But it's not. From a logical standpoint it is. But from actually transforming and practically living your life, it's not. And I'll tell you that again, going back to that book, Think and Grow Rich. When I chucked it in the trashcan… The reason why I picked up the book in the first place was because a bunch of successful people that were way more successful than me, multimillionaires, had recommended that book as one of the top books.

And I read it, or I started to try and read it. And I was just like, no. These guys must be idiots. And then I talked to more and more people as I started to become successful. And I realized that more and more of them will tell me about this book. So finally, I just said, you know what, maybe I'm the ignorant one.

And the thing about ignorance is that, when you're ignorant, you can't detect your own ignorance by virtue of it. When you're ignorant, wisdom seems like foolishness. When you're ignorant, there's no way of knowing that you're ignorant. There's no way you can detect it. Because it seems like other people are foolish when you're the one who's ignorant.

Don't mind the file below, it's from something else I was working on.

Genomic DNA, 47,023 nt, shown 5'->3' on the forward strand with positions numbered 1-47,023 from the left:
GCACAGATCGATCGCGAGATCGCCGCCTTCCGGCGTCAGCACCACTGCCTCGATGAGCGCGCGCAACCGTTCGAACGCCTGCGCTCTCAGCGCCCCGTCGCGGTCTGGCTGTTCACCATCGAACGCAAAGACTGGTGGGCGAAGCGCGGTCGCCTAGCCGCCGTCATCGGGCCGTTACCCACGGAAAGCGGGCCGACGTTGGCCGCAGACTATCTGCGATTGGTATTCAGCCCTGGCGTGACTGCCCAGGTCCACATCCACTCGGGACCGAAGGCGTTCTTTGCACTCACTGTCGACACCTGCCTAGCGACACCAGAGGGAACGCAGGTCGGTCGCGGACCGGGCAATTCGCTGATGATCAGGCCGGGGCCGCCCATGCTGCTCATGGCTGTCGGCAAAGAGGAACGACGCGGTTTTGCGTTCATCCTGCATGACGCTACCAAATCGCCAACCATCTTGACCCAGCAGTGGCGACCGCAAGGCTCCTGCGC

So I sort of developed this assumption in life where I said, if people are more successful than me, I'm going to assume that I'm the one who's ignorant, and they're not. It's a good place to start as opposed to assuming that they're ignorant. Because if you're ignorant, you can't detect it.

So by doing that, it opened me up to a bunch of different things. I went to a Tony Robbins' seminar, and I laughed. Oh gosh, when I got there, oh man, people dancing, and singing, and hugging each other. And like all of this. And I almost left. But one of the persons there that was on the staff, one of the coaches there, was like, “Just stick it out, just play full in, all in,” is what they call it. Play full out, or whatever they call it.